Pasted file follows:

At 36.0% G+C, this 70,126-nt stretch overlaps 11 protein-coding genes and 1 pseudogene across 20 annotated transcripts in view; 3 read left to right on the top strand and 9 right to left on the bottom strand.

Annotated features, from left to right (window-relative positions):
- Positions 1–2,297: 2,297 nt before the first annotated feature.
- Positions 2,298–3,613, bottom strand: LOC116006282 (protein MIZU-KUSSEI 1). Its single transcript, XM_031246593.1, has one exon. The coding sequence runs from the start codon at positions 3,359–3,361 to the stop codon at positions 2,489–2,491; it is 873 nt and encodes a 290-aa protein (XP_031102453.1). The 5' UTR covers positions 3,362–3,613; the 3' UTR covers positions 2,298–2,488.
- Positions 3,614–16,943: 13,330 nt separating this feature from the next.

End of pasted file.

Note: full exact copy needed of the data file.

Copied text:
At 36.0% G+C, this 70,126-nt stretch overlaps 11 protein-coding genes and 1 pseudogene across 20 annotated transcripts in view; 3 read left to right on the top strand and 9 right to left on the bottom strand.

Annotated features, from left to right (window-relative positions):
- Positions 1–2,297: 2,297 nt before the first annotated feature.
- Positions 2,298–3,613, bottom strand: LOC116006282 (protein MIZU-KUSSEI 1). Its single transcript, XM_031246593.1, has one exon. The coding sequence runs from the start codon at positions 3,359–3,361 to the stop codon at positions 2,489–2,491; it is 873 nt and encodes a 290-aa protein (XP_031102453.1). The 5' UTR covers positions 3,362–3,613; the 3' UTR covers positions 2,298–2,488.
- Positions 3,614–16,943: 13,330 nt separating this feature from the next.